Hate Crime Details – Valerie Jenness
To put it in the most intelligible form, hate crime is a prejudice-based crime which is often violent. It is tagged “hate” crime because it is believed to be done out of hatred for the victim. But in reality, the hatred also has an element of envy. Most times the victim usually possesses something or some quality that perpetrators never have.
A very common instance is when a couple of bad students gang up to attack another student probably because he is academically superior or because he is the favorite of a lot of female students. Hate crime is also referred to as a bias-motivated crime. Sometimes the perpetrators attack the victim because of his or her membership or perceived membership of a group.
Some of Hate Crime Details could be sexual orientation, religion, nationality, ethnicity or even gender. Sometimes these haters take non criminal actions when pushed by any of these reasons. This type of action is called a bias incident.
US Court System has made hate crime laws to protect citizens against such crimes. Even though these laws vary slightly in different states, they all consider characteristics like disability, gender identity, sexual orientation, gender, race, religion, ethnicity and nationality of both the perpetrators and victims in the adjudication of hate crime cases.
It is usually advisable to report hate crimes and hate incidents because you may be preventing these incidents from either happening to you or someone you love. Apart from that, when you report a hate crime it helps the cops to figure out the extent of the crime in your locality or community and begin to curtail it.
The US Court System has placed several tough penalties for hate crime convicts. Hate crime statutes are geared towards increased punishment once it can be established that the victim of the attack was singled out because of his or her personal characteristics – The ones listed above.
Hate crime details and laws are very important and they should always take their course. This is because when a hate crime occurs without being addressed the victim or his/her locality or people with similar characteristics (depending on what motivated the crime) that feel concerned may decide to take reprisal attacks since attacks beget attacks. And if not curbed, it could lead to a vicious cycle of attacks that may lead to communal or group clash and this leads to wanton destruction of properties. Needless to say inter-group tension and violence are very difficult to contain. It is better to prevent it totally with the enforcement of hate crime laws.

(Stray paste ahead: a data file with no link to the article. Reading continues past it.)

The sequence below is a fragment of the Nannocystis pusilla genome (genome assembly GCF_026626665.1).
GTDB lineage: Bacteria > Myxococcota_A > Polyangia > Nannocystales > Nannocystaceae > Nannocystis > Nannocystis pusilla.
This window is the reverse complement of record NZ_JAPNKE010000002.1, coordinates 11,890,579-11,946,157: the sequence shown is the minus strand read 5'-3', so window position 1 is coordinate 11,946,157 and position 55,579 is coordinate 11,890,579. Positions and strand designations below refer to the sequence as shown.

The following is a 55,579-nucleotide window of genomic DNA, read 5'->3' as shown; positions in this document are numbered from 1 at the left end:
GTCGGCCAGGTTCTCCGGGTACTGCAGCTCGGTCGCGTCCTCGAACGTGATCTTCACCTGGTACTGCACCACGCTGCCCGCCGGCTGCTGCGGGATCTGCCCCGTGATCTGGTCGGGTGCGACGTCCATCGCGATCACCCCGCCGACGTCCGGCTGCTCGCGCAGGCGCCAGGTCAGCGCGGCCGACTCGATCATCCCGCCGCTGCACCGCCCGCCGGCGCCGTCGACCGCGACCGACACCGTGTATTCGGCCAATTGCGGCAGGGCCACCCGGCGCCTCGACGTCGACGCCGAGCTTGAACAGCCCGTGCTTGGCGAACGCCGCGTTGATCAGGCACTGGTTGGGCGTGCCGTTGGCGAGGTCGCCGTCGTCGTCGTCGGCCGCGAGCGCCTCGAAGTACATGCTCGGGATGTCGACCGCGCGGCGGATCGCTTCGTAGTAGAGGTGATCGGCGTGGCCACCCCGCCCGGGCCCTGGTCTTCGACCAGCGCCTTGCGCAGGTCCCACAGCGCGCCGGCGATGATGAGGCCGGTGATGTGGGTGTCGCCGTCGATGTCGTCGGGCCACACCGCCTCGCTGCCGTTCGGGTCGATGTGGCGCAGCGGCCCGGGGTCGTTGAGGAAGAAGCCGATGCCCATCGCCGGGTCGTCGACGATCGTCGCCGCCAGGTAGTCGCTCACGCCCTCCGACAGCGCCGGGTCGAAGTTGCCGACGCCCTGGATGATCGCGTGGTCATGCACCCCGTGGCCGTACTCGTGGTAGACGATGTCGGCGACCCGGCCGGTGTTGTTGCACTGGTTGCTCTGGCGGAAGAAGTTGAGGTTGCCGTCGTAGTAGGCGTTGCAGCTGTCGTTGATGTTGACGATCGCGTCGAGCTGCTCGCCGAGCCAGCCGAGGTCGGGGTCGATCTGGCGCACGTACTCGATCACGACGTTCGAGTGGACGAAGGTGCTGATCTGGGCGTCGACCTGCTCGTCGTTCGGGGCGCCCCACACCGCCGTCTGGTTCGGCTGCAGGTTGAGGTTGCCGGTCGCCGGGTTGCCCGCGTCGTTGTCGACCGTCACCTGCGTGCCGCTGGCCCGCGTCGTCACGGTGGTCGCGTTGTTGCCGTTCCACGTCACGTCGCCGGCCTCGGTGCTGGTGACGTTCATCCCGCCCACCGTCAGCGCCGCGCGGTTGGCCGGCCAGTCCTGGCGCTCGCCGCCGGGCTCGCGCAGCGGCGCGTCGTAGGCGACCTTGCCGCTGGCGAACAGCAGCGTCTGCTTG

There are challenges with prevention of hate crimes. One of them is that some precursory actions to hate crimes are not treated as crimes. For instance, since there is freedom of speech in the United States and several parts of the world, making a hate speech is not regarded as a criminal act. This is why some religious leaders openly preach against people with certain sexual orientation and still get away with it. It is this kind of sermon that must have motivated the terrible Orlando massacre the led to the death of over 45 people on 12th June, 2016.
Preaching is not a criminal act but not when the message pits one group of people against another. Like the saying goes … if you can manipulate a man’s mind, you don’t have to bother about his actions. The world needs to be sensitized on the likely consequences of hate crimes as the cases are becoming disturbingly too many.
This is why the new federal hate crime statute has to be taken more seriously. The Matthew Shepard and James Byrd, Jr. Hate Crimes Prevention Act allows federal government to render assistance in the investigation and prosecution of hate crimes especially when a locality is unwilling or unable to investigate and prosecute. Sometimes the government of a locality may thwart a hate crime case if the perpetrators are highly influential people within the locality.
The statute also ensures the criminals who attack their victims because of personal characteristics or affiliation to certain group are all covered by the law. Due to the high rate of hate crimes the bill got the support of over 250 civil rights, civic, professional, educational, religious organizations. Even almost every major law enforcement organization in United States also supports the bill.
Right now, there are three types of laws criminalizing hate crimes
- Laws that protect the attack of institutions like burning a church
- Laws that protect people from being attacked because of their membership or affiliation to a certain group
- Laws that enforce the appropriate penalties once a case has been successfully established as a hate crime
According to US Court system, hate crimes are punishable by sending the perpetrators to about 10 years in prison or even a death penalty depending on the seriousness of the crime. In addition to that people who commit hate crimes can be sued in civil court and asked to pay appropriate damages to the victim(s).
It is usually very difficult to prove beyond reasonable doubt that an attack was motivated by personal characteristics of the victim(s) so if you are a victim of a hate crime your best option is to seek the services of a competent lawyer.
This is where Valerie Jenness can be of assistance. She is an authority in hate crime laws. She is a professor in the Department of Criminology, Law and Society at the University of California. She also conducted impressive work on hate crime and many more. Her experience on hate crime laws is what makes her one of the best people to consult for a hate crime case.